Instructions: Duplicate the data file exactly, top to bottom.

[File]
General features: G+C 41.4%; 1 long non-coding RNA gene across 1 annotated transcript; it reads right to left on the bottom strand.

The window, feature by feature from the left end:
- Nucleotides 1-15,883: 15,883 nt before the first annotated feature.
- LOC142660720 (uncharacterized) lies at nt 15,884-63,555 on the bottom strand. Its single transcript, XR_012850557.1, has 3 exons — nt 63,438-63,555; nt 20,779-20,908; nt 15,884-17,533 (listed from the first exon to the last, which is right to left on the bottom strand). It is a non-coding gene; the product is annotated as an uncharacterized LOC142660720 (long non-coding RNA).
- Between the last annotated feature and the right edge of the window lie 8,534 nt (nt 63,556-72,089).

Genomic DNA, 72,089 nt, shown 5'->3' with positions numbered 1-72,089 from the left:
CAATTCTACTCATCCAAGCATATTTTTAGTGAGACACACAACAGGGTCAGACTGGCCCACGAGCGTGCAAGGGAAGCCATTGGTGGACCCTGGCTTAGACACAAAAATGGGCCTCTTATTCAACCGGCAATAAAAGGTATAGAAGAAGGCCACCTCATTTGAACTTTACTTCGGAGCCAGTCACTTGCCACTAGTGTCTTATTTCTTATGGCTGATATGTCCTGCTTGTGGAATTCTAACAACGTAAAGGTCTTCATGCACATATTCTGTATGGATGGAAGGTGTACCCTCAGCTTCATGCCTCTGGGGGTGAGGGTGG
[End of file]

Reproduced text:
General features: G+C 41.4%; 1 long non-coding RNA gene across 1 annotated transcript; it reads right to left on the bottom strand.

The window, feature by feature from the left end:
- Nucleotides 1-15,883: 15,883 nt before the first annotated feature.
- LOC142660720 (uncharacterized) lies at nt 15,884-63,555 on the bottom strand. Its single transcript, XR_012850557.1, has 3 exons — nt 63,438-63,555; nt 20,779-20,908; nt 15,884-17,533 (listed from the first exon to the last, which is right to left on the bottom strand). It is a non-coding gene; the product is annotated as an uncharacterized LOC142660720 (long non-coding RNA).
- Between the last annotated feature and the right edge of the window lie 8,534 nt (nt 63,556-72,089).

Genomic DNA, 72,089 nt, shown 5'->3' with positions numbered 1-72,089 from the left:
CAATTCTACTCATCCAAGCATATTTTTAGTGAGACACACAACAGGGTCAGACTGGCCCACGAGCGTGCAAGGGAAGCCATTGGTGGACCCTGGCTTAGACACAAAAATGGGCCTCTTATTCAACCGGCAATAAAAGGTATAGAAGAAGGCCACCTCATTTGAACTTTACTTCGGAGCCAGTCACTTGCCACTAGTGTCTTATTTCTTATGGCTGATATGTCCTGCTTGTGGAATTCTAACAACGTAAAGGTCTTCATGCACATATTCTGTATGGATGGAAGGTGTACCCTCAGCTTCATGCCTCTGGGGGTGAGGGTGG